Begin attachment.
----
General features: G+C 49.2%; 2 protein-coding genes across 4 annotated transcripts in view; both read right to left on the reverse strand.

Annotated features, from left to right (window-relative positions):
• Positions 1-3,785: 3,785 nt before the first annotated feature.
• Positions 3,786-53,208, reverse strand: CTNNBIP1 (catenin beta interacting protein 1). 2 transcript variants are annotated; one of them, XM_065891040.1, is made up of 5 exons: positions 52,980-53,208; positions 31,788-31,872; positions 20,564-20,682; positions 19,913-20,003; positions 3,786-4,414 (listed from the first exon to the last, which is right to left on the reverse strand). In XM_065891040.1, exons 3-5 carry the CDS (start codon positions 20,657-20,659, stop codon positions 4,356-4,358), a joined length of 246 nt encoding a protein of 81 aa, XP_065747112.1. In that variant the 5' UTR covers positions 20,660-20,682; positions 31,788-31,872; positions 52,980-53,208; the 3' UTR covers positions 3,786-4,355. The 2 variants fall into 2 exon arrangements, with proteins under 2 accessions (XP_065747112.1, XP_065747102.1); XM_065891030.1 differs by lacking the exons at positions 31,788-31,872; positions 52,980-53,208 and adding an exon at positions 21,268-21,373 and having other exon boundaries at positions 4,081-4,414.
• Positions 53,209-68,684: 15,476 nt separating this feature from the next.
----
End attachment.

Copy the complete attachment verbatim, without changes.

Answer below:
General features: G+C 49.2%; 2 protein-coding genes across 4 annotated transcripts in view; both read right to left on the reverse strand.

Annotated features, from left to right (window-relative positions):
• Positions 1-3,785: 3,785 nt before the first annotated feature.
• Positions 3,786-53,208, reverse strand: CTNNBIP1 (catenin beta interacting protein 1). 2 transcript variants are annotated; one of them, XM_065891040.1, is made up of 5 exons: positions 52,980-53,208; positions 31,788-31,872; positions 20,564-20,682; positions 19,913-20,003; positions 3,786-4,414 (listed from the first exon to the last, which is right to left on the reverse strand). In XM_065891040.1, exons 3-5 carry the CDS (start codon positions 20,657-20,659, stop codon positions 4,356-4,358), a joined length of 246 nt encoding a protein of 81 aa, XP_065747112.1. In that variant the 5' UTR covers positions 20,660-20,682; positions 31,788-31,872; positions 52,980-53,208; the 3' UTR covers positions 3,786-4,355. The 2 variants fall into 2 exon arrangements, with proteins under 2 accessions (XP_065747112.1, XP_065747102.1); XM_065891030.1 differs by lacking the exons at positions 31,788-31,872; positions 52,980-53,208 and adding an exon at positions 21,268-21,373 and having other exon boundaries at positions 4,081-4,414.
• Positions 53,209-68,684: 15,476 nt separating this feature from the next.